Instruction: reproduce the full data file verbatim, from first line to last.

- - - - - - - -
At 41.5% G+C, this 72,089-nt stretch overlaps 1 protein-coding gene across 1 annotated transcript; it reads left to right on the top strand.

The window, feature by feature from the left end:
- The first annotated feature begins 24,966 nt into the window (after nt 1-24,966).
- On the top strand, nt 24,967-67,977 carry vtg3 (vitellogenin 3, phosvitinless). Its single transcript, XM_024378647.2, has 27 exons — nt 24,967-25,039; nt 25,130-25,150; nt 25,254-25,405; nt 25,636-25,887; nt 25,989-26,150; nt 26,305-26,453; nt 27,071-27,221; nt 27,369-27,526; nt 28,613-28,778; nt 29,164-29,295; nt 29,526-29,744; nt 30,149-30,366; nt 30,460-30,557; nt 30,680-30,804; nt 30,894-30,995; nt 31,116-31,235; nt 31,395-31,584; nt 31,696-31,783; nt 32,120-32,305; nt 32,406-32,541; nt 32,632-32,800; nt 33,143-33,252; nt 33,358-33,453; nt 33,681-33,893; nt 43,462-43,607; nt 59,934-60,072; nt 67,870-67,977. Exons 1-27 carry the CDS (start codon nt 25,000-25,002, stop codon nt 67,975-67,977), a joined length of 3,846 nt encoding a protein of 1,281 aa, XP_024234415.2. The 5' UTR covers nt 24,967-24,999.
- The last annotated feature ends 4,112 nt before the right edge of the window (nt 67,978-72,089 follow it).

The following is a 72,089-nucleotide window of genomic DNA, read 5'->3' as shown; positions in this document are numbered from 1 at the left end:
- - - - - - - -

At 41.5% G+C, this 72,089-nt stretch overlaps 1 protein-coding gene across 1 annotated transcript; it reads left to right on the top strand.

The window, feature by feature from the left end:
- The first annotated feature begins 24,966 nt into the window (after nt 1-24,966).
- On the top strand, nt 24,967-67,977 carry vtg3 (vitellogenin 3, phosvitinless). Its single transcript, XM_024378647.2, has 27 exons — nt 24,967-25,039; nt 25,130-25,150; nt 25,254-25,405; nt 25,636-25,887; nt 25,989-26,150; nt 26,305-26,453; nt 27,071-27,221; nt 27,369-27,526; nt 28,613-28,778; nt 29,164-29,295; nt 29,526-29,744; nt 30,149-30,366; nt 30,460-30,557; nt 30,680-30,804; nt 30,894-30,995; nt 31,116-31,235; nt 31,395-31,584; nt 31,696-31,783; nt 32,120-32,305; nt 32,406-32,541; nt 32,632-32,800; nt 33,143-33,252; nt 33,358-33,453; nt 33,681-33,893; nt 43,462-43,607; nt 59,934-60,072; nt 67,870-67,977. Exons 1-27 carry the CDS (start codon nt 25,000-25,002, stop codon nt 67,975-67,977), a joined length of 3,846 nt encoding a protein of 1,281 aa, XP_024234415.2. The 5' UTR covers nt 24,967-24,999.
- The last annotated feature ends 4,112 nt before the right edge of the window (nt 67,978-72,089 follow it).

The following is a 72,089-nucleotide window of genomic DNA, read 5'->3' as shown; positions in this document are numbered from 1 at the left end: